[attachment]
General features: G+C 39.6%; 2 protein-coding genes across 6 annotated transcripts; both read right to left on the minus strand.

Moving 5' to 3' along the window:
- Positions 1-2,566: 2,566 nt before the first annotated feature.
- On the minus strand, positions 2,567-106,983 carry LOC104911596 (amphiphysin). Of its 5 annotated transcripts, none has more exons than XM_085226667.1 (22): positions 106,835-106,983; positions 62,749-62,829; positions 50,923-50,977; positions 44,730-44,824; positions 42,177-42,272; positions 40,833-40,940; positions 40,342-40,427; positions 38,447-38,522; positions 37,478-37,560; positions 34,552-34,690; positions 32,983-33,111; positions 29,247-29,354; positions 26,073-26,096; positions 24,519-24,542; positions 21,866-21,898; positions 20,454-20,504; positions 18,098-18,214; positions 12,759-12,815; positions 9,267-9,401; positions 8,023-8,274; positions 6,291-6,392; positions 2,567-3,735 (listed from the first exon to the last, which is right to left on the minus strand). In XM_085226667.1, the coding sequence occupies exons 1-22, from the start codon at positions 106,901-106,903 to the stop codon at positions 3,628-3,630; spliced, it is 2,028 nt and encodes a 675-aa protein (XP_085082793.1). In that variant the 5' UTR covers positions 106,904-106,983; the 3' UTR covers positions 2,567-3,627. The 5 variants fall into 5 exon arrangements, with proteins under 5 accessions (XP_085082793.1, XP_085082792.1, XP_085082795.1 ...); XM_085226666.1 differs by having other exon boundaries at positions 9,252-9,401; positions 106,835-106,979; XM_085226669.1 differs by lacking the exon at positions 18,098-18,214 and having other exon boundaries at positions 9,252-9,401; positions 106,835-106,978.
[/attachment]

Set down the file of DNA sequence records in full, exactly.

General features: G+C 39.6%; 2 protein-coding genes across 6 annotated transcripts; both read right to left on the minus strand.

Moving 5' to 3' along the window:
- Positions 1-2,566: 2,566 nt before the first annotated feature.
- On the minus strand, positions 2,567-106,983 carry LOC104911596 (amphiphysin). Of its 5 annotated transcripts, none has more exons than XM_085226667.1 (22): positions 106,835-106,983; positions 62,749-62,829; positions 50,923-50,977; positions 44,730-44,824; positions 42,177-42,272; positions 40,833-40,940; positions 40,342-40,427; positions 38,447-38,522; positions 37,478-37,560; positions 34,552-34,690; positions 32,983-33,111; positions 29,247-29,354; positions 26,073-26,096; positions 24,519-24,542; positions 21,866-21,898; positions 20,454-20,504; positions 18,098-18,214; positions 12,759-12,815; positions 9,267-9,401; positions 8,023-8,274; positions 6,291-6,392; positions 2,567-3,735 (listed from the first exon to the last, which is right to left on the minus strand). In XM_085226667.1, the coding sequence occupies exons 1-22, from the start codon at positions 106,901-106,903 to the stop codon at positions 3,628-3,630; spliced, it is 2,028 nt and encodes a 675-aa protein (XP_085082793.1). In that variant the 5' UTR covers positions 106,904-106,983; the 3' UTR covers positions 2,567-3,627. The 5 variants fall into 5 exon arrangements, with proteins under 5 accessions (XP_085082793.1, XP_085082792.1, XP_085082795.1 ...); XM_085226666.1 differs by having other exon boundaries at positions 9,252-9,401; positions 106,835-106,979; XM_085226669.1 differs by lacking the exon at positions 18,098-18,214 and having other exon boundaries at positions 9,252-9,401; positions 106,835-106,978.